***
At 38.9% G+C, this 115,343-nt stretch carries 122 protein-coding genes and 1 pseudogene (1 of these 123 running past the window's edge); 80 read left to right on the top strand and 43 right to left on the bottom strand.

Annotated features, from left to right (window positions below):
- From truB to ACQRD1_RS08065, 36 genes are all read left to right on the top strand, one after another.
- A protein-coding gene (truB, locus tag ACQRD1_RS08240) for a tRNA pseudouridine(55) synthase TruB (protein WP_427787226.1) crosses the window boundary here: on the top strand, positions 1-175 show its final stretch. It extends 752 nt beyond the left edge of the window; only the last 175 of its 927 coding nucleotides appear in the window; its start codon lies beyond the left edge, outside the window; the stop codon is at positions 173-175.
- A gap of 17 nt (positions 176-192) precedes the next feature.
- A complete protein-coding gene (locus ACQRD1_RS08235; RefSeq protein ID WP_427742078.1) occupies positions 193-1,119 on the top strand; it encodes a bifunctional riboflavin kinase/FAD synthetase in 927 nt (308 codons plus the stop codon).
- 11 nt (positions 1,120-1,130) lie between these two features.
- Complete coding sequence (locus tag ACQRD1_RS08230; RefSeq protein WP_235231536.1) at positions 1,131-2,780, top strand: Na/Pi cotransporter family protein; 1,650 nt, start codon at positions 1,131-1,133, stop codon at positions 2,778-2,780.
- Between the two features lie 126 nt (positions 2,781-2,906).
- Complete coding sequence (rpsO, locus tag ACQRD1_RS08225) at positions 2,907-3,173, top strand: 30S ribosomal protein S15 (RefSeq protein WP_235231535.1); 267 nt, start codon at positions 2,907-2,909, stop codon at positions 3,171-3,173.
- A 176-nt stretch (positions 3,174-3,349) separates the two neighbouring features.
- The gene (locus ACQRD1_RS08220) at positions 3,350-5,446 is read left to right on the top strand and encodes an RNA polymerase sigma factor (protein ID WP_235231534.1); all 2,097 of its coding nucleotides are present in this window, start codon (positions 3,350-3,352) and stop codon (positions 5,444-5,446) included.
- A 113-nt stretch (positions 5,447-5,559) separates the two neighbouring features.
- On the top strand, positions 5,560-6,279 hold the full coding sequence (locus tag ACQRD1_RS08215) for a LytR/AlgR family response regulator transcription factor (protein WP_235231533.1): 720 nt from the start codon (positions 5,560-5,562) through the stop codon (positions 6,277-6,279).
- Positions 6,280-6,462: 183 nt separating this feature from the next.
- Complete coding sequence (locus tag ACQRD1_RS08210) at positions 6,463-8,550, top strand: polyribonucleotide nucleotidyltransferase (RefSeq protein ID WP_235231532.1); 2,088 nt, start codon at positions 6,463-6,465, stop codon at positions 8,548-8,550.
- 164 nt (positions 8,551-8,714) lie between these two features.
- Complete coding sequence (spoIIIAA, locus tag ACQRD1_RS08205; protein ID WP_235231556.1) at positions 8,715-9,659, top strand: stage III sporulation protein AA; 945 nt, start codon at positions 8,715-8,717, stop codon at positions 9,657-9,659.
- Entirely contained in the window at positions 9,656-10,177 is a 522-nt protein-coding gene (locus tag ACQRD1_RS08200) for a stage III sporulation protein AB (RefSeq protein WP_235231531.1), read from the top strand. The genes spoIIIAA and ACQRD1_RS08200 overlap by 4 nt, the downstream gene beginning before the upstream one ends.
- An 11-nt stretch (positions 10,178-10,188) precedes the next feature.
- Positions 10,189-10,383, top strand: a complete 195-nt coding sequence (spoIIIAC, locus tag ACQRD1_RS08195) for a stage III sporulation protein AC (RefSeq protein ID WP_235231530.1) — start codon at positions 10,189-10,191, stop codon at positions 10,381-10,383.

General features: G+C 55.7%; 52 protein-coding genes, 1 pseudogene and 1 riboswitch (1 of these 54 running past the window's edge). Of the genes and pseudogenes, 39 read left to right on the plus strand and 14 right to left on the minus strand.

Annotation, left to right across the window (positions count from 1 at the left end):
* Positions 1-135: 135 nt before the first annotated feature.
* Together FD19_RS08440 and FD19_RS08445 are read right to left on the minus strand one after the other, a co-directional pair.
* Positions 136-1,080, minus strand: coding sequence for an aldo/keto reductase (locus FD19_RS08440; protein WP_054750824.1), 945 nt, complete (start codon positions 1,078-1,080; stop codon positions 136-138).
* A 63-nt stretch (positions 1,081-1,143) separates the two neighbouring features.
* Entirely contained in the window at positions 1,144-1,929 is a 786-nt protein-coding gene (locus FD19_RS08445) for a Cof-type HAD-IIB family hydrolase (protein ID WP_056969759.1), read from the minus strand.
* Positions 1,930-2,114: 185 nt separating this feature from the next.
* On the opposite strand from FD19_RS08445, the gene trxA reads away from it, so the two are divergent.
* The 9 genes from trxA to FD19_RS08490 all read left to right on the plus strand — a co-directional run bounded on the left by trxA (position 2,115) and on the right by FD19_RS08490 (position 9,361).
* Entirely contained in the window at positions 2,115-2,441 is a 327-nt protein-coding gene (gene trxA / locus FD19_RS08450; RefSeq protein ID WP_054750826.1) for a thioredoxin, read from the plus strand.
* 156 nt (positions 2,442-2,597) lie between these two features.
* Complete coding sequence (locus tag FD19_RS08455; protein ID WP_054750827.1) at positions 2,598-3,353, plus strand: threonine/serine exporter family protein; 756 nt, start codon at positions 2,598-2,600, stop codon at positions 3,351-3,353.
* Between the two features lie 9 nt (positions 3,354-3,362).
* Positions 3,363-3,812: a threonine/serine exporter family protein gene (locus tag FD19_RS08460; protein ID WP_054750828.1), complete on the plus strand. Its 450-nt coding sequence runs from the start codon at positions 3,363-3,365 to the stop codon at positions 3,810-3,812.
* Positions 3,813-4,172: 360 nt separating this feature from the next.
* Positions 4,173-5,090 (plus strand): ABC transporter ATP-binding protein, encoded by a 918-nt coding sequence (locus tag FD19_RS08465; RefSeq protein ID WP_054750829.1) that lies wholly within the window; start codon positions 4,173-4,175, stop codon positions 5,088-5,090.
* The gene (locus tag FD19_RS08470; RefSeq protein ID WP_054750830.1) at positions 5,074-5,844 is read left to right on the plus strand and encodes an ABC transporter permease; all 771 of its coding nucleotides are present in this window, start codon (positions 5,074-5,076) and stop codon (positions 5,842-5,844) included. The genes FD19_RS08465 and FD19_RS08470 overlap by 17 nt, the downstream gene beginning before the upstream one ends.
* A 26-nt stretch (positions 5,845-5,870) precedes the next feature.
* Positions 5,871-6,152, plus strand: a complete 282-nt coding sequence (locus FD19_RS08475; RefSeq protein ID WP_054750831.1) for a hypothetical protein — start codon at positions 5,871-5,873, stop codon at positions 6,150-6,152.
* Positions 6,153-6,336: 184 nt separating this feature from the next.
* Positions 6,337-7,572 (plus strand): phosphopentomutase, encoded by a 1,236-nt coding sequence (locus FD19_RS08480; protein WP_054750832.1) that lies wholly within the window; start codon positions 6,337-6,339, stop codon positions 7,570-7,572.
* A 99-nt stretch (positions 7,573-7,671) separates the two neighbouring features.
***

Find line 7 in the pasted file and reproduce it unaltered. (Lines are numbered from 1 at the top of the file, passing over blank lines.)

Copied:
- 11 nt (positions 1,120-1,130) lie between these two features.